Set in Columbus, Texas, Baby the Rain Must Fall is the story of Columbus native Henry Thomas (McQueen), an aspiring rockabilly singer/guitarist recently paroled after serving a sentence for stabbing a man during a bar fight. Thomas does his best to stay sober and out of trouble with help from Deputy Sheriff Slim (Don Murray), a lifelong friend who keeps an eye on him. Not so helpful is Henry's elderly,
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Book Review: "Steve McQueen: The Actor And His Films"

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By Tom Lisanti

Steve McQueen: The Actor and His Films by Andrew Antonaides and Mike Siegel from Dalton Watson Fine Books is one of the finest, most lavish movie books about a single actor that I have ever read. All of iconic superstar Steve McQueen’s films are equally discussed from his classics (The Blob, The Magnificent Seven, The Great Escape, The Cincinnati Kid, The Sand Pebbles, Bullitt, The Thomas Crown Affair, Papillon), to his lesser known earlier movies (Never Love a Stranger, The Great St. Louis Bank Robbery)An Enemy of the People, The Hunter), to his misfires (The Honeymoon Machine, Soldier in the Rain, Baby the Rain Must Fall), to his TV series (Wanted: Dead or Alive). Most coffee table-type movie books that I have encountered are extravagantly- made, featuring glorious photographs, but containing very little substance. However, Steve McQueen
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70s Rewind: The Parallax View

Weirder, wilder, and more unruly than I remember, The Parallax View (1974), remains a deeply paranoid conspiracy drama. Directed by Alan J. Pakula, the film feels like a dry run for All the President's Men, which Pakula made two years later.Pakula began as a producer, working with director Robert Mulligan, for 1957's Fear Strikes Out, a character drama starring Anthony Perkins as a baseball player, followed by To Kill a Mockingbird, Love with the Proper Stranger, Baby the Rain Must Fall, Inside Daisy Clover, Up the Down Staircase, and The Stalking Moon; most are respectable dramas (the last was an odd little Western) during a fairly bleak and dry period in American cinema. Finally, Pakula got behind the camera as a director at the age...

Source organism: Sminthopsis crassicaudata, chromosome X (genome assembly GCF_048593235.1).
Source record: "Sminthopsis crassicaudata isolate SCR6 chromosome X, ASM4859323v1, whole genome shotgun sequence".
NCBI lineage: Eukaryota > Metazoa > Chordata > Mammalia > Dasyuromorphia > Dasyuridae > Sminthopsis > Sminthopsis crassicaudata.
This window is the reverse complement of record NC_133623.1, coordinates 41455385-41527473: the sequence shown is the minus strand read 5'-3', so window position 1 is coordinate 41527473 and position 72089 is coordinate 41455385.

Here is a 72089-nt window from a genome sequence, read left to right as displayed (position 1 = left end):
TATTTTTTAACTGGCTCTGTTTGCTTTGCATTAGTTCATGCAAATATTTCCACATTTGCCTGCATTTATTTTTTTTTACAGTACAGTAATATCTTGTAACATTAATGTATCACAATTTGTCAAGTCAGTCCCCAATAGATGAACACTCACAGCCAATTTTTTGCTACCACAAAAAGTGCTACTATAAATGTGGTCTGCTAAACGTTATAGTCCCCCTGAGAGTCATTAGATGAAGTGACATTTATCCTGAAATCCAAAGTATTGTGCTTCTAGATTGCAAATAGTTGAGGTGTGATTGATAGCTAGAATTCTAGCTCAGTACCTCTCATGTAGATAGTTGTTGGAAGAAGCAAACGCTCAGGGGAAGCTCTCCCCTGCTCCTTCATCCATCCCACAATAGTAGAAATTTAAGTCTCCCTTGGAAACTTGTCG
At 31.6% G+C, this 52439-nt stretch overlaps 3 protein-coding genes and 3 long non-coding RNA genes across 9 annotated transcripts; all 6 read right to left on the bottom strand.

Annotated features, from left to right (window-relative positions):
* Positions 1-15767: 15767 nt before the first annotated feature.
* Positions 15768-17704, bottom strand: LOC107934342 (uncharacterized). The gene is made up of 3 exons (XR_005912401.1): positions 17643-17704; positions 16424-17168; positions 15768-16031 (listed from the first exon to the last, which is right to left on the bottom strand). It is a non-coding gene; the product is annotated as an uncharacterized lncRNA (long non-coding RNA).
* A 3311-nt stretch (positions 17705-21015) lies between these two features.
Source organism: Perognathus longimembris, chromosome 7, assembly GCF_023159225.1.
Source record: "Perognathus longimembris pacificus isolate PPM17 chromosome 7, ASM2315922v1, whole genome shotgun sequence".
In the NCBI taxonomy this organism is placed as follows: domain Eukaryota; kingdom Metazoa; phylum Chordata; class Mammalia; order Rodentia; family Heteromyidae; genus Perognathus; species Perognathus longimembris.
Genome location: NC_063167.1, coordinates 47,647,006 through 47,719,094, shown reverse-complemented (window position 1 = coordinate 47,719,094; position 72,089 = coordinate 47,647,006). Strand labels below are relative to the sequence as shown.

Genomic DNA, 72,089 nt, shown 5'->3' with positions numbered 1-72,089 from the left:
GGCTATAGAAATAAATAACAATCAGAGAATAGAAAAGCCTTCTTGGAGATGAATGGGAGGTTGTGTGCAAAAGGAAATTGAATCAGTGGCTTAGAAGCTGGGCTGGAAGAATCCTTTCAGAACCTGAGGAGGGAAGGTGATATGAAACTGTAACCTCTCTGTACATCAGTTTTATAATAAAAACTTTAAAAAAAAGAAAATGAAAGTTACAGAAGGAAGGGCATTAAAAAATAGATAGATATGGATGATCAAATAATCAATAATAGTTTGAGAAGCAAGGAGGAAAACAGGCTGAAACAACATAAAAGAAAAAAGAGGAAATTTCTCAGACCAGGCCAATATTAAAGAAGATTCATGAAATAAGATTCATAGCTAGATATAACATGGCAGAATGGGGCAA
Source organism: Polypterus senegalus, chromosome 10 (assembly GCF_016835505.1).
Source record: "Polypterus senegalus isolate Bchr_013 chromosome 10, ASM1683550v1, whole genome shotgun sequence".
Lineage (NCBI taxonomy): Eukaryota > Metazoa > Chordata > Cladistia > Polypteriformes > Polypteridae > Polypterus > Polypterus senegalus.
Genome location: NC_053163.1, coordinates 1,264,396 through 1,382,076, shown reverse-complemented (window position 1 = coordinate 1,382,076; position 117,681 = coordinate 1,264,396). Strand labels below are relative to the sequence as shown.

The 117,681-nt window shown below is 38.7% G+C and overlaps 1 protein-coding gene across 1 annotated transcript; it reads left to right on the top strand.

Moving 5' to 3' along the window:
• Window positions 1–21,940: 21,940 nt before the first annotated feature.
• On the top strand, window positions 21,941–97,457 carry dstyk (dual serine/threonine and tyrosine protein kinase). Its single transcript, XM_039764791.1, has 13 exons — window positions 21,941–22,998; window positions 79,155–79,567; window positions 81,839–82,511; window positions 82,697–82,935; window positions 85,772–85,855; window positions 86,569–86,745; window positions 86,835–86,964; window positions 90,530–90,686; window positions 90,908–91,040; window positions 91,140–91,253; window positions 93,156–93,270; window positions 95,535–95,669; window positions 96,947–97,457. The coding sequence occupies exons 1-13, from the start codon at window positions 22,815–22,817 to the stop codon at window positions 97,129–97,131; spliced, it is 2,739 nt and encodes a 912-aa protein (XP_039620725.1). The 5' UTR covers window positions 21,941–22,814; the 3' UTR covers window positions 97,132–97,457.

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Lost Chaplin Film To Get Re-premiere At Cinecon Film Festival In Hollywood; Don Murray And Michele Lee To Be Honored

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Cinema Retro has received the following press release:

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A Thief Catcher (Keystone, 1914), featuring a previously unknown performance by silent comedy star Charlie Chaplin, will have its west coast re-premiere during the 46th annual Cinecon Classic Film Festival at the Egyptian Theater in Hollywood California over Labor Day Weekend, September 2-6, 2010

Chaplin is officially credited with appearing in thirty-five films during his year at Keystone in 1914, but he claimed in various interviews that he had also played bit roles as a cop and a barber while at the studio--but he did not name the films, and although there has been some speculation about the possibility of additional Chaplin-Keystone appearances, none has turned up until now. Film collector Paul Gierucki found a 16mm film print in a trunk at a Taylor, Michigan, antique store last year. "I could tell it was a Keystone comedy,